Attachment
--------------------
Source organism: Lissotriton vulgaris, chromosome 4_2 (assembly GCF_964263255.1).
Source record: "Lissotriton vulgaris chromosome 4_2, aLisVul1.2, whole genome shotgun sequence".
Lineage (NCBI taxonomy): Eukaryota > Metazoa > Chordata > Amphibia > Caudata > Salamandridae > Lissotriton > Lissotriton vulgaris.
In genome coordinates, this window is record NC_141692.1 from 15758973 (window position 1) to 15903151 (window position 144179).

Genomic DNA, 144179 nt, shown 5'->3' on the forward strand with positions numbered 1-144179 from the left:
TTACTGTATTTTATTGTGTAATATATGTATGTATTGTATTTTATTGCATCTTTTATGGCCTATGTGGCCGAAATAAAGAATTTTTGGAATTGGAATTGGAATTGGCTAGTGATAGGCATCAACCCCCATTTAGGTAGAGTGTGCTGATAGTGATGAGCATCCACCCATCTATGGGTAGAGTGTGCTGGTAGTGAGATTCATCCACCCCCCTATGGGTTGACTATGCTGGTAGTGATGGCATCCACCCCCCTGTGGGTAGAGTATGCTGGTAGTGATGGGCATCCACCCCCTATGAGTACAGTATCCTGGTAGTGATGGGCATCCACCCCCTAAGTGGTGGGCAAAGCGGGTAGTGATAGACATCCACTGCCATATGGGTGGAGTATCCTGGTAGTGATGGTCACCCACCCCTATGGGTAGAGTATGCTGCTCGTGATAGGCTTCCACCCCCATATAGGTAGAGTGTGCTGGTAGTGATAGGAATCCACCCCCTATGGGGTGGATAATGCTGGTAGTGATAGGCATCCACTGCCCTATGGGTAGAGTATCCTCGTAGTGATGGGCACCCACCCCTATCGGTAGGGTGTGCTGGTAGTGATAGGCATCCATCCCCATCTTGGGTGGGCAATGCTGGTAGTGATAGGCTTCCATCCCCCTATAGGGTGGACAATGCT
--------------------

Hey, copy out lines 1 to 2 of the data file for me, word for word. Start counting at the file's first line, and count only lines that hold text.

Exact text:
Source organism: Lissotriton vulgaris, chromosome 4_2 (assembly GCF_964263255.1).
Source record: "Lissotriton vulgaris chromosome 4_2, aLisVul1.2, whole genome shotgun sequence".